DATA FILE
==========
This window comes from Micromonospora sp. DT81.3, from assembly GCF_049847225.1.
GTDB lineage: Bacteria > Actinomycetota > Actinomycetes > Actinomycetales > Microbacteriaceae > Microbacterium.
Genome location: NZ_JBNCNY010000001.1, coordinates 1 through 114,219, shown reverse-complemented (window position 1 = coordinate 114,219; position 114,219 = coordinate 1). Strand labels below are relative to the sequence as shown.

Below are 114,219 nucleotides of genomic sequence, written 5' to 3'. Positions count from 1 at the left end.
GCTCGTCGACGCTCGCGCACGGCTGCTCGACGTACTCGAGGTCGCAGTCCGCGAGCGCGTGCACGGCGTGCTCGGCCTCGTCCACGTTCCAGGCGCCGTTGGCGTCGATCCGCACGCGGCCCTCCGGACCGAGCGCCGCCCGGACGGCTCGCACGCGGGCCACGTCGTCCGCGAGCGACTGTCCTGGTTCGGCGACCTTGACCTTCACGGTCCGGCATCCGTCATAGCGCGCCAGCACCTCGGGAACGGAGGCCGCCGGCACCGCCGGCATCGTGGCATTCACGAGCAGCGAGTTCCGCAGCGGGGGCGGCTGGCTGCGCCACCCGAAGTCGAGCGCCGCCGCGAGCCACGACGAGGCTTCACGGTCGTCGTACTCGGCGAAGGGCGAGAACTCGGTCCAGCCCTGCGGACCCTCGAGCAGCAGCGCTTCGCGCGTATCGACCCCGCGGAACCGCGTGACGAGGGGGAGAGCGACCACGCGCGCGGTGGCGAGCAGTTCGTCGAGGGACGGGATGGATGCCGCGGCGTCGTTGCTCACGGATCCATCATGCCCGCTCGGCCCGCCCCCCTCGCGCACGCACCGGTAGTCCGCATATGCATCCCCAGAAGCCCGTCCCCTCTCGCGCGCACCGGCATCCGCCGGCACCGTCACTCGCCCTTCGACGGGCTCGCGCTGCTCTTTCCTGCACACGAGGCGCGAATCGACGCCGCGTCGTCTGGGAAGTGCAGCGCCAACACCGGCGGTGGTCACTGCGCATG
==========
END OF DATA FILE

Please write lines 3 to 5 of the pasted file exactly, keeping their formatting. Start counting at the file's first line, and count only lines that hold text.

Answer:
Genome location: NZ_JBNCNY010000001.1, coordinates 1 through 114,219, shown reverse-complemented (window position 1 = coordinate 114,219; position 114,219 = coordinate 1). Strand labels below are relative to the sequence as shown.

Below are 114,219 nucleotides of genomic sequence, written 5' to 3'. Positions count from 1 at the left end.
GCTCGTCGACGCTCGCGCACGGCTGCTCGACGTACTCGAGGTCGCAGTCCGCGAGCGCGTGCACGGCGTGCTCGGCCTCGTCCACGTTCCAGGCGCCGTTGGCGTCGATCCGCACGCGGCCCTCCGGACCGAGCGCCGCCCGGACGGCTCGCACGCGGGCCACGTCGTCCGCGAGCGACTGTCCTGGTTCGGCGACCTTGACCTTCACGGTCCGGCATCCGTCATAGCGCGCCAGCACCTCGGGAACGGAGGCCGCCGGCACCGCCGGCATCGTGGCATTCACGAGCAGCGAGTTCCGCAGCGGGGGCGGCTGGCTGCGCCACCCGAAGTCGAGCGCCGCCGCGAGCCACGACGAGGCTTCACGGTCGTCGTACTCGGCGAAGGGCGAGAACTCGGTCCAGCCCTGCGGACCCTCGAGCAGCAGCGCTTCGCGCGTATCGACCCCGCGGAACCGCGTGACGAGGGGGAGAGCGACCACGCGCGCGGTGGCGAGCAGTTCGTCGAGGGACGGGATGGATGCCGCGGCGTCGTTGCTCACGGATCCATCATGCCCGCTCGGCCCGCCCCCCTCGCGCACGCACCGGTAGTCCGCATATGCATCCCCAGAAGCCCGTCCCCTCTCGCGCGCACCGGCATCCGCCGGCACCGTCACTCGCCCTTCGACGGGCTCGCGCTGCTCTTTCCTGCACACGAGGCGCGAATCGACGCCGCGTCGTCTGGGAAGTGCAGCGCCAACACCGGCGGTGGTCACTGCGCATG